What Buffett Didn't Tell You

Last Thursday, Berkshire Hathaway (NYS: BRK.B) Chairman Warren Buffett published "Why stocks beat gold and bonds," an adapted excerpt from his upcoming shareholder letter. There is little to disagree with in the letter, but Buffett's exposition is a bit misleading, or at the very least, incomplete because he isn't explicit enough in spelling out his assumptions. Investors who follow his advice blindly, without understanding those assumptions, could achieve a very different result from the one Buffett describes.

The crux of Buffett's argument is that stocks will beat gold and bonds because, unlike the latter, they're a productive asset, i.e., a good-quality business like farmland or rental property that provides a product or service on a recurring basis that people will be willing to pay for. That's true, as far as it goes, but it's not enough.

Valuation matters
Considering that he is arguably the greatest value investor of all time, it's odd that Buffett doesn't make more of the impact of valuations on the expected performance of different asset classes.

Consider, for example, that over the 10-year period from 2002 through 2011, the S&P 500 managed to produce an annualized return, after inflation, of just 0.4%. Meanwhile, the equivalent figure for gold is a whopping 15.8%! U.S. stocks barely kept pace with inflation -- did the productive capacity of top U.S. corporations collapse during that decade? Of course not -- just look at the earnings growth data for the S&P 500 along with four high-quality businesses that Berkshire owns (Buffett refers to two of them, ExxonMobil and Coca-Cola, in his article):


10-Year Real Earnings-per-Share Growth (annual)


10-Year Total Real Return (annual)


Coca-Cola (NYS: KO)



ExxonMobil (NYS: XOM)



Procter & Gamble (NYS: PG)



Wells Fargo (NYS: WFC)



S&P 500






Source: Capital IQ, Kitco, Robert Shiller, author's calculations.

In each case, the individual companies and the S&P 500 generated earnings growth well in excess of their total stock return -- and that doesn't even account for the income return from dividends! Clearly, there's something else going on here; the answer is contained in the following table:


Beginning-of-Period P/E Ratio (Dec. 3, 2001)

End-of-Period P/E Ratio (Dec. 31, 2011)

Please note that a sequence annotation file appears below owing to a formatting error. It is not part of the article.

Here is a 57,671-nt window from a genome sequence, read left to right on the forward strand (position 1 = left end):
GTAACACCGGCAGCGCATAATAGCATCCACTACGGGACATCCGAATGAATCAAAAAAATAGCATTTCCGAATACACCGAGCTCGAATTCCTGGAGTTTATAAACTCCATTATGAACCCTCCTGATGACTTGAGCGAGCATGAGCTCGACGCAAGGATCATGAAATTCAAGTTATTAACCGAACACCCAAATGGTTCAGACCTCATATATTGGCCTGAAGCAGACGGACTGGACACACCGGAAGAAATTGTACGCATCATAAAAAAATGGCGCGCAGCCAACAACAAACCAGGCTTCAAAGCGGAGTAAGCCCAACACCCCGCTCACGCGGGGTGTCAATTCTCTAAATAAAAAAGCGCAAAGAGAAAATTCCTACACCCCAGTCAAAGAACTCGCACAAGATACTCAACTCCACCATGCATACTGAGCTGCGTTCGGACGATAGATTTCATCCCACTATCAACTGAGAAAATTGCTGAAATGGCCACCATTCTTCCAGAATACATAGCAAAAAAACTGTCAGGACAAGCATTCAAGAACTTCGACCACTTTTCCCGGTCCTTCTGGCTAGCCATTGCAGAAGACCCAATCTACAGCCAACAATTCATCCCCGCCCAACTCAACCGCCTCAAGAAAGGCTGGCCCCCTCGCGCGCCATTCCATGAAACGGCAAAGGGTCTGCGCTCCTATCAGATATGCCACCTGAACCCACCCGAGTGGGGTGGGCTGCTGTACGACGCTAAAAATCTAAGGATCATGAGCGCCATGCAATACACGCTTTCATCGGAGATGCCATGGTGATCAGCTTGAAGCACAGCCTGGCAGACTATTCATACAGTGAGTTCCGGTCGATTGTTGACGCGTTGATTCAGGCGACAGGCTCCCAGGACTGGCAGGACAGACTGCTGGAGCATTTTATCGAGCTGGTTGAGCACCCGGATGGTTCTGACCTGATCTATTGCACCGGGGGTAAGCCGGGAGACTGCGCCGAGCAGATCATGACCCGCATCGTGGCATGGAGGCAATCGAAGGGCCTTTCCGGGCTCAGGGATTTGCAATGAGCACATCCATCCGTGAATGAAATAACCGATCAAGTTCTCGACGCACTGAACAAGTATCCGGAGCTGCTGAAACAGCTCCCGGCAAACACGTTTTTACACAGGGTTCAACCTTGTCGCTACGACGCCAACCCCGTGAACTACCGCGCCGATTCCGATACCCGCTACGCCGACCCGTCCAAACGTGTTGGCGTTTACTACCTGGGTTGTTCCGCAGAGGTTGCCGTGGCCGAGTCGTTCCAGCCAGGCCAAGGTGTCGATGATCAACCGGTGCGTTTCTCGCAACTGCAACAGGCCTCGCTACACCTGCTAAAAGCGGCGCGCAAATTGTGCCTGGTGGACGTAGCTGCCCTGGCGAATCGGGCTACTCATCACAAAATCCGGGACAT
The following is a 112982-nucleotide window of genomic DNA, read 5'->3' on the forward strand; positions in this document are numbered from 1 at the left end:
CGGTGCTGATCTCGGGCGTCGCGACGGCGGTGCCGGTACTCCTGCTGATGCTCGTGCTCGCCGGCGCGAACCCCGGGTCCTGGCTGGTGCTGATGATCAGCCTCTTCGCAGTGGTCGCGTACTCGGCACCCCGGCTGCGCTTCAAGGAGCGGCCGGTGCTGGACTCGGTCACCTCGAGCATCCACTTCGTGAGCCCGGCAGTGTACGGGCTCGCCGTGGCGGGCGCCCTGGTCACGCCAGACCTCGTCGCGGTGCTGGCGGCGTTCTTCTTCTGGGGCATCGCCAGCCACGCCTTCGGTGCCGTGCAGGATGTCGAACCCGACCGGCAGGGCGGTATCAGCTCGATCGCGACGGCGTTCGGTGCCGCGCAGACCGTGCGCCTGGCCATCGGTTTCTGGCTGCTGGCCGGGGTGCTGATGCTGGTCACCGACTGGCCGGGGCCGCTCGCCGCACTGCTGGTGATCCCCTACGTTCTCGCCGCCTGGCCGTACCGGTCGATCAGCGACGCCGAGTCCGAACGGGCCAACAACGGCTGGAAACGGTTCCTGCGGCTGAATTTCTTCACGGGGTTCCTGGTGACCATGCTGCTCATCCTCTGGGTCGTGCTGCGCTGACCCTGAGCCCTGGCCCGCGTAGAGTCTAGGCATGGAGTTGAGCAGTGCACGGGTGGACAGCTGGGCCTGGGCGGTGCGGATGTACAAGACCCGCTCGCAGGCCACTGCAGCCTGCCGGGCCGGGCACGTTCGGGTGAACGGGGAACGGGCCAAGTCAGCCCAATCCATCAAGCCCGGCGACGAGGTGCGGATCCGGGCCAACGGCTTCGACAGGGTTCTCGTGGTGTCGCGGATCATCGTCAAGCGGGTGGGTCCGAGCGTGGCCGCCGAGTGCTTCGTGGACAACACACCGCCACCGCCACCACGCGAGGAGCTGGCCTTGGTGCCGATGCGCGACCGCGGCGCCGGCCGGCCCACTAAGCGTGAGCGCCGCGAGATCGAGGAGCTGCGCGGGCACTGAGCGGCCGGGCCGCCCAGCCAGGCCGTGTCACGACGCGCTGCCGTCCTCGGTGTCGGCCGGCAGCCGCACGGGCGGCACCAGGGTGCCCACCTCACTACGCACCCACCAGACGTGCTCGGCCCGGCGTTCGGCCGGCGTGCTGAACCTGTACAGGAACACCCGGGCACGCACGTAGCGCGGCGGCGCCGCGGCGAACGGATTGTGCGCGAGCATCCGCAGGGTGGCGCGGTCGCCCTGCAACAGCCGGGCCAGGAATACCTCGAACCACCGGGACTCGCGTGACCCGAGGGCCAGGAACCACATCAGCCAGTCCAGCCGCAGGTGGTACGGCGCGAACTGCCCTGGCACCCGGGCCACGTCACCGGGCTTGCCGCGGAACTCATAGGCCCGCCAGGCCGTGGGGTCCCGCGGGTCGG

10-year P/E growth









Procter & Gamble




Wells Fargo




S&P 500




Source: Capital IQ, Robert Shiller, author's calculations.

While earnings grew nicely during the decade, stock P/E ratios collapsed. In this case, valuations reverted from absurd levels to something more sensible, hobbling stock investors in the process. As this example demonstrates, changes in valuation can have a huge effect over a period as short as a decade, which brings me to my second point: Investors must accept that when it comes to stocks, 10 years -- much less three to five years -- is not "the long run." If you consider a three- to five-year period adequate to achieve stocks' expected return, you could be in for a very nasty surprise.

Time horizon matters
In the concluding paragraph of his article, Buffett writes: "I believe that over any extended period of time this category of investing [owning first-class businesses] will prove to be the runaway winner among the three we've examined."

I entirely agree -- assuming your "extended period of time" is sufficiently extended (and your purchase price is reasonable, as we saw above). Buffett doesn't specify how long his expected holding period is, but I suspect that, much like a foundation -- it is essentially infinite. In fact, Buffett is investing on behalf of a foundation since he has bequeathed the bulk of his shares to the Bill & Melinda Gates Foundation. In his 1988 chairman's letter, Buffett wrote that when Berkshire owns "portions of outstanding businesses with outstanding managements, our favorite holding period is forever." There is every reason to believe that it is a literal statement and no mere quip.

Two caveats for would-be stock investors
Will stocks, as an asset class, beat bonds and gold over an "extended period"? Almost certainly. However, that assessment is an indictment of the disastrous long-term prospects for gold and bonds, not a tribute to the attractiveness of the stock market (investors who wish to avoid seeing their capital devastated by "safe assets" should steer well clear of the SPDR Gold Shares and the iShares 20+ Year Treasury Bond ETF).

With regard to the segment of high-quality companies like the four stocks I discussed above -- all four of which I expect to generate decent absolute returns -- investors must first ensure that their investing time frame is at least somewhat consistent with equity investing. It needn't match Buffett's per se, but just a couple of years won't do the trick.

If you're focused on the long term, you need to consider these "3 Stocks That Will Help You Retire Rich."

At the time thisarticle was published Fool contributorAlex Dumortierholds no position in any company mentioned.Click hereto see his holdings and a short bio. You can follow himon Twitter. The Motley Fool owns shares of Wells Fargo, Berkshire Hathaway, and Coca-Cola. The Fool owns shares of and has created a covered strangle position on Wells Fargo.Motley Fool newsletter serviceshave recommended buying shares of Coca-Cola, Procter & Gamble, and Berkshire Hathaway.Motley Fool newsletter serviceshave recommended shorting iShares Barclays 20+ Year Treasury Bond. Try any of our Foolish newsletter servicesfree for 30 days. We Fools may not all hold the same opinions, but we all believe thatconsidering a diverse range of insightsmakes us better investors. The Motley Fool has adisclosure policy.

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